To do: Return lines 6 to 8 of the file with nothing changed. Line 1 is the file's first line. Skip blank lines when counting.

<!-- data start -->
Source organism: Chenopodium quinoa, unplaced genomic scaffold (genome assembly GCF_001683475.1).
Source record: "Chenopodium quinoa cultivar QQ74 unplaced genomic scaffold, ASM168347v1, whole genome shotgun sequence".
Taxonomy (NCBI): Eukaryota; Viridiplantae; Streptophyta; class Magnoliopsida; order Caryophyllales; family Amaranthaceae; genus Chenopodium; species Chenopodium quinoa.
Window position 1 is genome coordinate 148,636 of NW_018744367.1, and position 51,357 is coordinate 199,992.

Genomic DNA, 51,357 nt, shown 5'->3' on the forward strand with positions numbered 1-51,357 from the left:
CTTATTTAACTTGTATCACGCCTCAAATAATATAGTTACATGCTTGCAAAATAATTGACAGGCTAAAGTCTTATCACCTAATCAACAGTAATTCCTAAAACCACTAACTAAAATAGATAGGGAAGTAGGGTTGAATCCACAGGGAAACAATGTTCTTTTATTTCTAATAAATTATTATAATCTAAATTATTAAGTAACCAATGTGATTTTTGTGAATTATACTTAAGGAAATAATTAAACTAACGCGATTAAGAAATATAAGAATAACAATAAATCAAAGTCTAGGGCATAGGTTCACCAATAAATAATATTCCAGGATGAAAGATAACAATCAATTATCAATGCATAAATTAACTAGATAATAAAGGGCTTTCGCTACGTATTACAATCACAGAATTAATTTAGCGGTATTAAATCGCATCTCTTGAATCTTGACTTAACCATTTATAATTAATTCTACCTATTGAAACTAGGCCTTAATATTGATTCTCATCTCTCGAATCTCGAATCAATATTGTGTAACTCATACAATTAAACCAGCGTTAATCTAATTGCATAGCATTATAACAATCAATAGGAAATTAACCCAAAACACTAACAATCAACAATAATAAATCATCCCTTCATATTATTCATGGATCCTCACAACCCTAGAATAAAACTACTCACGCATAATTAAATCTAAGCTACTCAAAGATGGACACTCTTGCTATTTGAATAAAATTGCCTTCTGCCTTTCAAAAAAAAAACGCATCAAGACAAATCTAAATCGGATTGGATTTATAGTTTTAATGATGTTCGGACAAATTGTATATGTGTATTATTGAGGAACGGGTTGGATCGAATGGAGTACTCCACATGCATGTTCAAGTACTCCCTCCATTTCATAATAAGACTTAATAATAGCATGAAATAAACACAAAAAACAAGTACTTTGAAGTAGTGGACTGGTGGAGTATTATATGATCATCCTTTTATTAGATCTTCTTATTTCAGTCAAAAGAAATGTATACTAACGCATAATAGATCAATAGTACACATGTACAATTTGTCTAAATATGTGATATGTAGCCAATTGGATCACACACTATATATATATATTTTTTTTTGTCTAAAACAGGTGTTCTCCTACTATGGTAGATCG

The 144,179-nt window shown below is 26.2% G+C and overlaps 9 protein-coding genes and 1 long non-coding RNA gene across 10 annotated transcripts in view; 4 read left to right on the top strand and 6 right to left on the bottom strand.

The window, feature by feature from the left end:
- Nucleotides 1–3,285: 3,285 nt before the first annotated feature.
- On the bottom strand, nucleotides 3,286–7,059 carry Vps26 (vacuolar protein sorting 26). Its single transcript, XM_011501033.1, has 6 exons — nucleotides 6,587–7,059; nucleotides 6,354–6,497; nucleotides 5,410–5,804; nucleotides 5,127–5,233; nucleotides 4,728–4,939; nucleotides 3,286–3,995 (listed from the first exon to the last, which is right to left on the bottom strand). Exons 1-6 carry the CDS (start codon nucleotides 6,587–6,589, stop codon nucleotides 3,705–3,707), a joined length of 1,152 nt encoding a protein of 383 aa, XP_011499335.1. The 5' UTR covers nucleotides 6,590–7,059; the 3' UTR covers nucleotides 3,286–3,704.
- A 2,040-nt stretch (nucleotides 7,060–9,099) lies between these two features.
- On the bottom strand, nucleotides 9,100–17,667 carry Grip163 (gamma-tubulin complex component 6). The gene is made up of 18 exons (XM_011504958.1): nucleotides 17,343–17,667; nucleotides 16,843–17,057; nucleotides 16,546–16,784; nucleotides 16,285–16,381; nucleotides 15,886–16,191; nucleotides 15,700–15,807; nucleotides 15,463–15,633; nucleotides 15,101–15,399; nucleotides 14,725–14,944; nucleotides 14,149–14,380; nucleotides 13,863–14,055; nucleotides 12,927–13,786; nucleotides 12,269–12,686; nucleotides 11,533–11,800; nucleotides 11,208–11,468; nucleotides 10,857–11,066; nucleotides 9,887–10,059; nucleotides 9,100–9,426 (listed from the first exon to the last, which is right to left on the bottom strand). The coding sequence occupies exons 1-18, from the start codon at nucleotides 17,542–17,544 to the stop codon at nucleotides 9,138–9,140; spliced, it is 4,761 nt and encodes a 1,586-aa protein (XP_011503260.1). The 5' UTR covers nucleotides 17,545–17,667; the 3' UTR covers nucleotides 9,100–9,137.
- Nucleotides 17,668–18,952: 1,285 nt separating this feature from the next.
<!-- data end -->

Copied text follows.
CTTATTTAACTTGTATCACGCCTCAAATAATATAGTTACATGCTTGCAAAATAATTGACAGGCTAAAGTCTTATCACCTAATCAACAGTAATTCCTAAAACCACTAACTAAAATAGATAGGGAAGTAGGGTTGAATCCACAGGGAAACAATGTTCTTTTATTTCTAATAAATTATTATAATCTAAATTATTAAGTAACCAATGTGATTTTTGTGAATTATACTTAAGGAAATAATTAAACTAACGCGATTAAGAAATATAAGAATAACAATAAATCAAAGTCTAGGGCATAGGTTCACCAATAAATAATATTCCAGGATGAAAGATAACAATCAATTATCAATGCATAAATTAACTAGATAATAAAGGGCTTTCGCTACGTATTACAATCACAGAATTAATTTAGCGGTATTAAATCGCATCTCTTGAATCTTGACTTAACCATTTATAATTAATTCTACCTATTGAAACTAGGCCTTAATATTGATTCTCATCTCTCGAATCTCGAATCAATATTGTGTAACTCATACAATTAAACCAGCGTTAATCTAATTGCATAGCATTATAACAATCAATAGGAAATTAACCCAAAACACTAACAATCAACAATAATAAATCATCCCTTCATATTATTCATGGATCCTCACAACCCTAGAATAAAACTACTCACGCATAATTAAATCTAAGCTACTCAAAGATGGACACTCTTGCTATTTGAATAAAATTGCCTTCTGCCTTTCAAAAAAAAAACGCATCAAGACAAATCTAAATCGGATTGGATTTATAGTTTTAATGATGTTCGGACAAATTGTATATGTGTATTATTGAGGAACGGGTTGGATCGAATGGAGTACTCCACATGCATGTTCAAGTACTCCCTCCATTTCATAATAAGACTTAATAATAGCATGAAATAAACACAAAAAACAAGTACTTTGAAGTAGTGGACTGGTGGAGTATTATATGATCATCCTTTTATTAGATCTTCTTATTTCAGTCAAAAGAAATGTATACTAACGCATAATAGATCAATAGTACACATGTACAATTTGTCTAAATATGTGATATGTAGCCAATTGGATCACACACTATATATATATATTTTTTTTTGTCTAAAACAGGTGTTCTCCTACTATGGTAGATCG

The 144,179-nt window shown below is 26.2% G+C and overlaps 9 protein-coding genes and 1 long non-coding RNA gene across 10 annotated transcripts in view; 4 read left to right on the top strand and 6 right to left on the bottom strand.

The window, feature by feature from the left end: